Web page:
Rachel Mallin and the Wild Type is a Kansas City based indie rock band. Rachel recently discussed her favorite songwriters, lyrical inspiration and the love she has for her band. Rachel Mallin and the Wild Type play CrossroadsKC May 6th as a part of Middle of the Map Fest 2016.
Did you come from a musical family? Were your parents musical?
Yes. My parents dabbled in music during their high-school and undergrad lives, but both ended up pursuing a post-grad education in law. However, both of my older brothers were devoted percussionists for a big part of our childhood, so at the age of 8 I picked up an instrument that would be just as loud and obnoxious to learn as the drums were: the electric guitar.
Who are some of your favorite songwriters and why?
Bob Dylan, James Mercer (The Shins), Justin Vernon (Bon Iver), Benjamin Gibbard (Death Cab/The Postal Service), Brittany Howard (Alabama Shakes), Win Butler (Arcade Fire), and Ezra Koenig (Vampire Weekend/Dirty Projectors). Each of these songwriters have a distinctive quality that I find when I’m tuning into the lyrics: the ability to match the arrangement and composition of the song to their written lyrics in a way that makes the emotions/meanings of the words sonically tangible. While that is a creative ability that I aspire to learn everyday, each of these songwriters have a poetic sort of honesty about them. You listen, and it doesn’t sound like they feel censored in their expression. I admire the bravery of songwriters who can be vulnerable knowing that such a large audience is listening.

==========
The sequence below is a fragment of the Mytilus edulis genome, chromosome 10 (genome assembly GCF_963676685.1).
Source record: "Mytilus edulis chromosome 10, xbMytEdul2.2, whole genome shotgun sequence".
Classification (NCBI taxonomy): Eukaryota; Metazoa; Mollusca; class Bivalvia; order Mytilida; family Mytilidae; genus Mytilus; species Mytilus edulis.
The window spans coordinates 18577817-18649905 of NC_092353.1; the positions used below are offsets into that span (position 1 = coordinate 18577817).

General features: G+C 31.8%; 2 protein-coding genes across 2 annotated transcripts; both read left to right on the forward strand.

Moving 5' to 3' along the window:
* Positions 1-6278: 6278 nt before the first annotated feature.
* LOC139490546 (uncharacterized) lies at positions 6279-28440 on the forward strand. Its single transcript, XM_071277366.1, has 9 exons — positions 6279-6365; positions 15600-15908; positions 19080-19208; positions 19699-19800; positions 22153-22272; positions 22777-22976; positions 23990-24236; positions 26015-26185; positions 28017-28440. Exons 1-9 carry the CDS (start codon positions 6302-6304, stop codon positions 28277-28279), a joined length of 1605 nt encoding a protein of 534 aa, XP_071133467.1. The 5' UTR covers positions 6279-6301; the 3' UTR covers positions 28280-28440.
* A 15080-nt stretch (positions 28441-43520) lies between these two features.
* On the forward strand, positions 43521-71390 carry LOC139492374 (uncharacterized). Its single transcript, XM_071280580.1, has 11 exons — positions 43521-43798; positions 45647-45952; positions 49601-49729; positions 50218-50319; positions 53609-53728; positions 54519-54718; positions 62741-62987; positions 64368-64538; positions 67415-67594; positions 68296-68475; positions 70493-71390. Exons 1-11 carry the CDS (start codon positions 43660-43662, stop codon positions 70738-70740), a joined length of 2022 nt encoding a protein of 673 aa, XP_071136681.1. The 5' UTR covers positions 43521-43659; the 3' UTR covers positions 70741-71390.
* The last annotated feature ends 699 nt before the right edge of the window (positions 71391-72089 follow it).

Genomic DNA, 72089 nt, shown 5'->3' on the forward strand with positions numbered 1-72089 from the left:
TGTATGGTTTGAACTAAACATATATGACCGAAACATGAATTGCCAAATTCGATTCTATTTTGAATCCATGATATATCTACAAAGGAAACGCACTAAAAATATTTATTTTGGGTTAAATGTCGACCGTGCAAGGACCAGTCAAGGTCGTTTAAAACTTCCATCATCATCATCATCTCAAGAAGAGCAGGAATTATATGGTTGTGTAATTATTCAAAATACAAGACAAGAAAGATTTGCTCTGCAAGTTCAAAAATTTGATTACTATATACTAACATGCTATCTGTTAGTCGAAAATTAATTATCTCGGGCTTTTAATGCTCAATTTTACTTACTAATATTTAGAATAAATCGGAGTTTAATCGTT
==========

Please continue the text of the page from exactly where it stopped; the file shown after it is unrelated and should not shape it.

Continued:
What is your creative approach when writing songs?
Nowadays, every song is a collaborative process between the band and I. Typically, I’ll come into practice with some kind of guitar riff or idea for a hook, and the band begins to arrange their parts around it until we’ve laid out a blue print for the whole song. Sometimes, I’ve already got lyrics written for that particular riff or I start generating ideas for lyrics/melody of lyrics by adlibbing during practice or on my own.
What inspires you lyrically?
People. Interactions with people. Successful relationships. Failed relationships. My family. I usually just keep my ears perked up when I’m around a lot of people in public, because eavesdropping can be the best way to find a really witty quip of a lyric. Currently, my favorite song of ours lyrically would be “Dance Card” and the theme of that song was inspired by my binging of Mad Men for a month straight last summer. I like the old fashioned style of 1950’s-60’s dialect. It kind of reminds me of the way my mom talks, weirdly.
How did Rachel Mallin and the Wild Type first come together?
Well, Rachel Mallin was formed with the mentality of a solo-project when I wrote/recorded/produced the Persistence of Vision EP which leaned far more into the synthpop direction than I was ever used to. The Wild Type came into play when people started inviting me to play shows, and I never wanted to be the kind of musician who just thumbed around on stage with a laptop and a microphone. Justin Walker (bassist) and Austin Edmisten (drummer/back-up vocalist) were both in a band with myself and a few others in high-school, and being well-aware/comfortable with each other’s abilities and style, they were the first guys I invited in on the project. Over time, Jesse Bartmess (keys) and Matt Kosinski (lead guitar) were introduced in the band, and our style began finding a very cool middle ground between synthpop and also sort of a nostalgic 50’s-60’s doo-wop infused rock and roll. I am the luckiest girl in the world to be able to work with some of the most talented, intelligent, compassionate, and encouraging guys I’ve ever met. I owe absolutely everything we’ve achieved thus far to them.